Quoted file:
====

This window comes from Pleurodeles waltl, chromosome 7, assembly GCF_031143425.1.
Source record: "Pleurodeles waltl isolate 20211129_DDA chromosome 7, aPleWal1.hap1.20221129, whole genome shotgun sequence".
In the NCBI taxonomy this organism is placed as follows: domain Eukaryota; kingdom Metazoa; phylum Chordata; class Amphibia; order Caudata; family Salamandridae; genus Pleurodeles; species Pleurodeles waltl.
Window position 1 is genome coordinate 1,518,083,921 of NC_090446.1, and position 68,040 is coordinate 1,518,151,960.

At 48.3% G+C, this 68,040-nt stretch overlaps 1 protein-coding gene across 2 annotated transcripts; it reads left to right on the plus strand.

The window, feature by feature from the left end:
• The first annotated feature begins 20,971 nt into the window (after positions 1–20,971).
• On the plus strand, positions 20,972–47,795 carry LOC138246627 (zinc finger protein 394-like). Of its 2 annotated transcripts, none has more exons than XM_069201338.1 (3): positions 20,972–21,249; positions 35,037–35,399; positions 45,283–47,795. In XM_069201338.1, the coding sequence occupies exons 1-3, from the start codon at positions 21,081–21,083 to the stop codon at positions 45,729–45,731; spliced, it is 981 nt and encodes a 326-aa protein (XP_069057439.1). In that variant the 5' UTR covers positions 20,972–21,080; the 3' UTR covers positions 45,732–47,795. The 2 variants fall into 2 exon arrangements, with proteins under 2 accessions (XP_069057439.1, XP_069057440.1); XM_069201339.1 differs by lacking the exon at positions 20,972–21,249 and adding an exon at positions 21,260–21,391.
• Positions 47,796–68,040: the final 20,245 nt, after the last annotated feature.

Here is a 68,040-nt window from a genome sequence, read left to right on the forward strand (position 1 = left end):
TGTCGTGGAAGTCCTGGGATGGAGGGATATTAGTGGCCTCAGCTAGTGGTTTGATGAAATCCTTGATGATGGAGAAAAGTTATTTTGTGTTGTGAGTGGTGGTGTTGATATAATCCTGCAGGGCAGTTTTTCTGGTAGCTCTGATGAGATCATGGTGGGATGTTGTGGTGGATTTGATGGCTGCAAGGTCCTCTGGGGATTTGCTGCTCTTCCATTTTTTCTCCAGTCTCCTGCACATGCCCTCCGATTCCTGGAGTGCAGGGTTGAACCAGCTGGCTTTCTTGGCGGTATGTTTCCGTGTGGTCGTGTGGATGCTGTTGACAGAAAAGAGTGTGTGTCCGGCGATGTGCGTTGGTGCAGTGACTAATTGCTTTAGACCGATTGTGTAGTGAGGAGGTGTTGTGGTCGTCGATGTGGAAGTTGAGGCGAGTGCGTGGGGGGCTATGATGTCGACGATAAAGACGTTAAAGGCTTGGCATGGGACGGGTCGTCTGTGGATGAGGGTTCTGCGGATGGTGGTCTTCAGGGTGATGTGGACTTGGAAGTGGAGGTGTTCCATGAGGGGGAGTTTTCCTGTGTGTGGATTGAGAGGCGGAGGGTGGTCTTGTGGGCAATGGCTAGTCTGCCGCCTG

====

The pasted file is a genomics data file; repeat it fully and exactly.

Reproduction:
This window comes from Pleurodeles waltl, chromosome 7, assembly GCF_031143425.1.
Source record: "Pleurodeles waltl isolate 20211129_DDA chromosome 7, aPleWal1.hap1.20221129, whole genome shotgun sequence".
In the NCBI taxonomy this organism is placed as follows: domain Eukaryota; kingdom Metazoa; phylum Chordata; class Amphibia; order Caudata; family Salamandridae; genus Pleurodeles; species Pleurodeles waltl.
Window position 1 is genome coordinate 1,518,083,921 of NC_090446.1, and position 68,040 is coordinate 1,518,151,960.

At 48.3% G+C, this 68,040-nt stretch overlaps 1 protein-coding gene across 2 annotated transcripts; it reads left to right on the plus strand.

The window, feature by feature from the left end:
• The first annotated feature begins 20,971 nt into the window (after positions 1–20,971).
• On the plus strand, positions 20,972–47,795 carry LOC138246627 (zinc finger protein 394-like). Of its 2 annotated transcripts, none has more exons than XM_069201338.1 (3): positions 20,972–21,249; positions 35,037–35,399; positions 45,283–47,795. In XM_069201338.1, the coding sequence occupies exons 1-3, from the start codon at positions 21,081–21,083 to the stop codon at positions 45,729–45,731; spliced, it is 981 nt and encodes a 326-aa protein (XP_069057439.1). In that variant the 5' UTR covers positions 20,972–21,080; the 3' UTR covers positions 45,732–47,795. The 2 variants fall into 2 exon arrangements, with proteins under 2 accessions (XP_069057439.1, XP_069057440.1); XM_069201339.1 differs by lacking the exon at positions 20,972–21,249 and adding an exon at positions 21,260–21,391.
• Positions 47,796–68,040: the final 20,245 nt, after the last annotated feature.

Here is a 68,040-nt window from a genome sequence, read left to right on the forward strand (position 1 = left end):
TGTCGTGGAAGTCCTGGGATGGAGGGATATTAGTGGCCTCAGCTAGTGGTTTGATGAAATCCTTGATGATGGAGAAAAGTTATTTTGTGTTGTGAGTGGTGGTGTTGATATAATCCTGCAGGGCAGTTTTTCTGGTAGCTCTGATGAGATCATGGTGGGATGTTGTGGTGGATTTGATGGCTGCAAGGTCCTCTGGGGATTTGCTGCTCTTCCATTTTTTCTCCAGTCTCCTGCACATGCCCTCCGATTCCTGGAGTGCAGGGTTGAACCAGCTGGCTTTCTTGGCGGTATGTTTCCGTGTGGTCGTGTGGATGCTGTTGACAGAAAAGAGTGTGTGTCCGGCGATGTGCGTTGGTGCAGTGACTAATTGCTTTAGACCGATTGTGTAGTGAGGAGGTGTTGTGGTCGTCGATGTGGAAGTTGAGGCGAGTGCGTGGGGGGCTATGATGTCGACGATAAAGACGTTAAAGGCTTGGCATGGGACGGGTCGTCTGTGGATGAGGGTTCTGCGGATGGTGGTCTTCAGGGTGATGTGGACTTGGAAGTGGAGGTGTTCCATGAGGGGGAGTTTTCCTGTGTGTGGATTGAGAGGCGGAGGGTGGTCTTGTGGGCAATGGCTAGTCTGCCGCCTG